|3||*||Hinckley, K., Ramos, G., Guimbretiere, F., Baudisch, P., and Smith, M. 2004. Stitching: pen gestures that span multiple displays. In Proceedings of the Working Conference on Advanced Visual interfaces (Gallipoli, Italy, May 25-28, 2004). AVI '04. ACM, New York, NY, 23-31.|
|4||*||Liao, C., Guimbretičre, F., and Hinckley, K. 2005. PapierCraft: a command system for interactive paper. In Proceedings of the 18th Annual ACM Symposium on User interface Software and Technology (Seattle, WA, USA, Oct. 23-26, 2005), UIST '05. ACM, New York, NY, 241-244.|
|5||*||Liao, C., Guimbretičre, F., and Loeckenhoff, C. E. 2006. Pen-top feedback for paper-based interfaces. In Proceedings of the 19th Annual ACM Symposium on User interface Software and Technology (Montreux, Switzerland, Oct. 15-18, 2006). UIST '06. ACM, New York, NY, 201-210.|
|6||*||Mackay, W. E., Pothier, G., Letondal, C., Břegh, K., and Sřrensen, H. E. 2002. The missing link: augmenting biology laboratory notebooks. In Proceedings of the 15th Annual ACM Symposium on User interface Software and Technology (Paris, France, Oct. 27-30, 2002). UIST '02. ACM, New York, NY, 41-50.|
|7||*||Norrie, M. C. and Signer, B. 2003. Switching Over to Paper: A New Web Channel. In Proceedings of the Fourth international Conference on Web information Systems Engineering (Dec. 10-12, 2003). WISE. IEEE Computer Society, Washington, DC, 209.|
|8||*||Wellner, P. 1993. Interacting with paper on the DigitalDesk. Commun. ACM 36, 7 (Jul. 1993), 87-96.|
|9||XP002328425: Dymetman, Marc and Cooperman, Max, "Intelligent Paper" Xerox Research Centre Europe, pp. 392-406, (1998).|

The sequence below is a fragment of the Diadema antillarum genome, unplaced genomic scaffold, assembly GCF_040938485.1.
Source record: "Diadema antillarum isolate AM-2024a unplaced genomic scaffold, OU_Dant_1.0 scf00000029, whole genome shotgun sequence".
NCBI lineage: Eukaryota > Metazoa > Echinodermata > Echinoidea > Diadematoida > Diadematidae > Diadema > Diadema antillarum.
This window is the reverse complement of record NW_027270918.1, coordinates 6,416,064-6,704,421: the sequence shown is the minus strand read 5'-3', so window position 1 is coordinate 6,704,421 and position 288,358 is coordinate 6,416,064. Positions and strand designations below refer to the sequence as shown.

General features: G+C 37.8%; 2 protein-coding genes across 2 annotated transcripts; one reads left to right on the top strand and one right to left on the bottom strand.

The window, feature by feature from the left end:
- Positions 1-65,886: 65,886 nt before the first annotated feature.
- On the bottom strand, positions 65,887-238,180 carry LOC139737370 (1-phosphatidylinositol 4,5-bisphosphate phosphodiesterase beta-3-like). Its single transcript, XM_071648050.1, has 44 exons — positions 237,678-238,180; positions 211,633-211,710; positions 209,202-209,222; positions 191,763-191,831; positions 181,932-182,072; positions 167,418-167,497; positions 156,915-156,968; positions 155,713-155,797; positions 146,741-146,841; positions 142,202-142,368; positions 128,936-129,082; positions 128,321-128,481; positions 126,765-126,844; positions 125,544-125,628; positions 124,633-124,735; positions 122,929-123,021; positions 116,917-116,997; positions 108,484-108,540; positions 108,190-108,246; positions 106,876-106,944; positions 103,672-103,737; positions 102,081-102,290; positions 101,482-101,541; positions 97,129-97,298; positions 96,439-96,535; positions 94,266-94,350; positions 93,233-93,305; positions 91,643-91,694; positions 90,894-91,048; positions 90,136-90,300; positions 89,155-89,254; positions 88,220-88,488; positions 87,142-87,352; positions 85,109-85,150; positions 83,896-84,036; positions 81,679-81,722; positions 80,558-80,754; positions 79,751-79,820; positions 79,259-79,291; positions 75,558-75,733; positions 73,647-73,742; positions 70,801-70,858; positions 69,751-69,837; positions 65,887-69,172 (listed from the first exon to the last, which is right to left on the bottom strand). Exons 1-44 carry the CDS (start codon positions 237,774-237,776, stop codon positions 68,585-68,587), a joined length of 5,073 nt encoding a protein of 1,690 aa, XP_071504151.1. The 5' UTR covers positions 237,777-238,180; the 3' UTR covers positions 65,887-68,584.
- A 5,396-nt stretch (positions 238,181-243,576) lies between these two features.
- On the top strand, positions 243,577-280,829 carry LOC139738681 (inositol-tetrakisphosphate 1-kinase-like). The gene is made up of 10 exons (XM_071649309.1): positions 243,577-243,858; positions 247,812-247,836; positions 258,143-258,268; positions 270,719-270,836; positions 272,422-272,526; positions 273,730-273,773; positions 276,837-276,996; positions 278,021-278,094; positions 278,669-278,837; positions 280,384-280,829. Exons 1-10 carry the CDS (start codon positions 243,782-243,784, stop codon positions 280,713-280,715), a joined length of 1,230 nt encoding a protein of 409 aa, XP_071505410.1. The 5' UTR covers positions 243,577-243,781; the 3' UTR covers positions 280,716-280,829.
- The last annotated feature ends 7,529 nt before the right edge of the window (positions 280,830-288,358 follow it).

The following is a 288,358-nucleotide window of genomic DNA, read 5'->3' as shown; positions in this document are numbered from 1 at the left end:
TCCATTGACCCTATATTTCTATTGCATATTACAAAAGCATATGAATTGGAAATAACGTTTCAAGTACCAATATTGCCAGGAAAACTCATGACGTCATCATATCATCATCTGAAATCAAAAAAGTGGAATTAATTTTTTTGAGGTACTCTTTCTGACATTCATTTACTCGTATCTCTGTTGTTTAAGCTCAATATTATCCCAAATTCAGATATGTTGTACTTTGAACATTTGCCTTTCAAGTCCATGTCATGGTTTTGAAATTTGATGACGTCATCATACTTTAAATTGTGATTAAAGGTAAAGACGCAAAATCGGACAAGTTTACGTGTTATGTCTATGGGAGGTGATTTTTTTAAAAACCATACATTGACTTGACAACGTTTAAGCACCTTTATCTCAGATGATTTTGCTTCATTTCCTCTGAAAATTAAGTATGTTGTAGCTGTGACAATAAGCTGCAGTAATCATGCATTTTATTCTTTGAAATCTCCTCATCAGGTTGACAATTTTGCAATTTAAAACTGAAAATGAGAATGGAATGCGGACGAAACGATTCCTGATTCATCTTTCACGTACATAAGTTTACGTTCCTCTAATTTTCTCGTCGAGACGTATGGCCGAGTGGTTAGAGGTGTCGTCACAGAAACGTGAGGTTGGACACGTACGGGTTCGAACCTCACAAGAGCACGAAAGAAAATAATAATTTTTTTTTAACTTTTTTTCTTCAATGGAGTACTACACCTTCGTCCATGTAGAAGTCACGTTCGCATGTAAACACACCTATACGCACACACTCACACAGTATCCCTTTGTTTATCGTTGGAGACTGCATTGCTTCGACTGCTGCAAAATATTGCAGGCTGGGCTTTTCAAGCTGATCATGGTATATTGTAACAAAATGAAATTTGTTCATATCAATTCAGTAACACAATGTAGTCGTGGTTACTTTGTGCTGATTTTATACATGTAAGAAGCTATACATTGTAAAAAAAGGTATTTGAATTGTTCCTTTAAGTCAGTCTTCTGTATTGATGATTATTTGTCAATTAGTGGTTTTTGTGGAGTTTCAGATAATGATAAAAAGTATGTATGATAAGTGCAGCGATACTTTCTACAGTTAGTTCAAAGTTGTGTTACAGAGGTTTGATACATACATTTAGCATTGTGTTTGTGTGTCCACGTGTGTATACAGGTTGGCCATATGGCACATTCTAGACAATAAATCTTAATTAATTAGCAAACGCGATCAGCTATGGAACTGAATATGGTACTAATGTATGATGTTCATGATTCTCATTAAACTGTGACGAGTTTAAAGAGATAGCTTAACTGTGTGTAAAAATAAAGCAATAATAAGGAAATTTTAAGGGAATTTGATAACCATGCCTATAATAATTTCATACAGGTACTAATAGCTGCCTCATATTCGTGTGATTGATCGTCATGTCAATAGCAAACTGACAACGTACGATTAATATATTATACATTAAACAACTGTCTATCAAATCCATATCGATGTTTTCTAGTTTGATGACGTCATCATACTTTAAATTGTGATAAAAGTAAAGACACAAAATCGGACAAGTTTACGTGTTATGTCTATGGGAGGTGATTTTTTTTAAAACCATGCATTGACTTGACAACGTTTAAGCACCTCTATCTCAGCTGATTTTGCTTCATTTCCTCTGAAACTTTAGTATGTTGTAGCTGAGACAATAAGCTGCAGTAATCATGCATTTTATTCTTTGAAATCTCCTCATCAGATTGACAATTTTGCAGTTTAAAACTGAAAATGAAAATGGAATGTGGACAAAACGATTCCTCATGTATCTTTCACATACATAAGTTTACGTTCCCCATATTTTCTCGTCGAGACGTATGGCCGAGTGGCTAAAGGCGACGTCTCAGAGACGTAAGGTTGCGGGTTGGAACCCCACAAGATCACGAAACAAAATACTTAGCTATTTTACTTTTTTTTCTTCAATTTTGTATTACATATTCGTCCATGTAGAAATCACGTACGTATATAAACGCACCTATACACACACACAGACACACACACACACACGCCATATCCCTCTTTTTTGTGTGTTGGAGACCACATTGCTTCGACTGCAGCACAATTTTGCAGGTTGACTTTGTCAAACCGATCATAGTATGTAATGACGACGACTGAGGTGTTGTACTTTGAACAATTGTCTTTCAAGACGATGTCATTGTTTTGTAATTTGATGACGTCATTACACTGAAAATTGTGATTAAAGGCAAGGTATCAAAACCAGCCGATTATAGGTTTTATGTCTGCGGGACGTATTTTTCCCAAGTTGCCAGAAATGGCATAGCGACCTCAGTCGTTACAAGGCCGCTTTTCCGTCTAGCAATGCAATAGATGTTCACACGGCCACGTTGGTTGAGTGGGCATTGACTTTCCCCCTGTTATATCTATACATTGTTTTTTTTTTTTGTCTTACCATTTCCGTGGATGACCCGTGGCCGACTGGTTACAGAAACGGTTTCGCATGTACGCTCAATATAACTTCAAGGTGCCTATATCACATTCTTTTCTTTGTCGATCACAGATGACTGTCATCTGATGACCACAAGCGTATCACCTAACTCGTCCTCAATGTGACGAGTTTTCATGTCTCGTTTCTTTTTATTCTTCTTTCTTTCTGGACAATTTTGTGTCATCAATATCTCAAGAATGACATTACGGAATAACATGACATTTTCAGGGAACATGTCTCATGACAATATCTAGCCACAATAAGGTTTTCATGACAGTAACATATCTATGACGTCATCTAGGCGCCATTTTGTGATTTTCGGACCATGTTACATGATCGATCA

|Citing Patent||Filing date||Publication date||Applicant||Title|
|US8275222 *||8 Mar 2007||25 Sep 2012||Fuji Xerox Co., Ltd.||Handwriting detection sheet and handwriting system|
|US8386167||14 Nov 2008||26 Feb 2013||The Boeing Company||Display of taxi route control point information|
|US8428872 *||12 Dec 2007||23 Apr 2013||The Boeing Company||System and method for entry of taxi route on control display unit|
|US20080005680 *||18 May 2007||3 Jan 2008||Andrews Mcmeel Publishing, Inc.||Electronic Calendar|
|US20080019616 *||8 Mar 2007||24 Jan 2008||Fuji Xerox Co., Ltd.||Handwriting detection sheet and handwriting system|
|US20090157300 *||12 Dec 2007||18 Jun 2009||The Boeing Company||System and method for entry of taxi route on control display unit|
|US20120249415 *||4 Oct 2012||Fujitsu Limited||Server, terminal device, and grouping method|
|U.S. Classification||715/230, 382/314, 715/211, 382/313, 345/179|
|International Classification||G06F3/0354, G06F3/0488, G06F3/03, G06F17/00|
|Cooperative Classification||G06F3/0317, G06F3/03545, G06F3/04883|
|European Classification||G06F3/0354N, G06F3/0488G, G06F3/03H3|
|27 May 2004||AS||Assignment|
Owner name: ANOTO AB, SWEDEN
Free format text: ASSIGNMENT OF ASSIGNORS INTEREST;ASSIGNORS:BURSTROM, STEFAN;ANDERSSON, JAN B.;REEL/FRAME:015384/0074;SIGNING DATES FROM 20040322 TO 20040414
|24 Mar 2005||AS||Assignment|
Owner name: ANOTO IP LIC HANDELSBOLAG,SWEDEN
Free format text: ASSIGNMENT OF ASSIGNORS INTEREST;ASSIGNOR:ANOTO AB;REEL/FRAME:016386/0721
Effective date: 20050225
|19 Jul 2006||AS||Assignment|
Owner name: ANOTO AKTIEBOLAG (ANOTO AB),SWEDEN
Free format text: ASSIGNMENT OF ASSIGNORS INTEREST;ASSIGNOR:ANOTO IP LIC HANDELSBOLAG (ANOTO IP LIC HB);REEL/FRAME:017964/0148
Effective date: 20060622
|4 Apr 2012||FPAY||Fee payment|
Year of fee payment: 4